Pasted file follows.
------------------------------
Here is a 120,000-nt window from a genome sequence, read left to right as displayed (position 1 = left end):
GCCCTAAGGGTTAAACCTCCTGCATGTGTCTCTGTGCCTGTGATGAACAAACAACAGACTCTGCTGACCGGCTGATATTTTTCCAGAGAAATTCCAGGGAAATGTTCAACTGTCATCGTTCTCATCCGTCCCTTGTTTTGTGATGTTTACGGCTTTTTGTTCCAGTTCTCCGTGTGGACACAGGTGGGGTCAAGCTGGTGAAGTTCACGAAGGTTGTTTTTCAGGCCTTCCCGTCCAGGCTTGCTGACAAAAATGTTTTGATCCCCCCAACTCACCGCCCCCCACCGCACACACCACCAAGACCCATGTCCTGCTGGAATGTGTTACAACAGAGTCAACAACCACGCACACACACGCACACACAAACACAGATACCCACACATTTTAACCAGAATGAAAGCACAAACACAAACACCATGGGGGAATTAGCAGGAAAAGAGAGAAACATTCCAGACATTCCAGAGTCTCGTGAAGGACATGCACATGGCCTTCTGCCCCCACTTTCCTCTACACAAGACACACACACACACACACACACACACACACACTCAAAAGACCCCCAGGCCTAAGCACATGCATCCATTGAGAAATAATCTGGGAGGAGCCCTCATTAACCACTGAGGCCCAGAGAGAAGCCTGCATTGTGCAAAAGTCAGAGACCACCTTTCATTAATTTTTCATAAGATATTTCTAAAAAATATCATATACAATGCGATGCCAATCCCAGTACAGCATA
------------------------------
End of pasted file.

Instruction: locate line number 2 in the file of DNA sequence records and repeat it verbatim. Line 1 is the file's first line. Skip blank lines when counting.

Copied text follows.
GCCCTAAGGGTTAAACCTCCTGCATGTGTCTCTGTGCCTGTGATGAACAAACAACAGACTCTGCTGACCGGCTGATATTTTTCCAGAGAAATTCCAGGGAAATGTTCAACTGTCATCGTTCTCATCCGTCCCTTGTTTTGTGATGTTTACGGCTTTTTGTTCCAGTTCTCCGTGTGGACACAGGTGGGGTCAAGCTGGTGAAGTTCACGAAGGTTGTTTTTCAGGCCTTCCCGTCCAGGCTTGCTGACAAAAATGTTTTGATCCCCCCAACTCACCGCCCCCCACCGCACACACCACCAAGACCCATGTCCTGCTGGAATGTGTTACAACAGAGTCAACAACCACGCACACACACGCACACACAAACACAGATACCCACACATTTTAACCAGAATGAAAGCACAAACACAAACACCATGGGGGAATTAGCAGGAAAAGAGAGAAACATTCCAGACATTCCAGAGTCTCGTGAAGGACATGCACATGGCCTTCTGCCCCCACTTTCCTCTACACAAGACACACACACACACACACACACACACACACACTCAAAAGACCCCCAGGCCTAAGCACATGCATCCATTGAGAAATAATCTGGGAGGAGCCCTCATTAACCACTGAGGCCCAGAGAGAAGCCTGCATTGTGCAAAAGTCAGAGACCACCTTTCATTAATTTTTCATAAGATATTTCTAAAAAATATCATATACAATGCGATGCCAATCCCAGTACAGCATA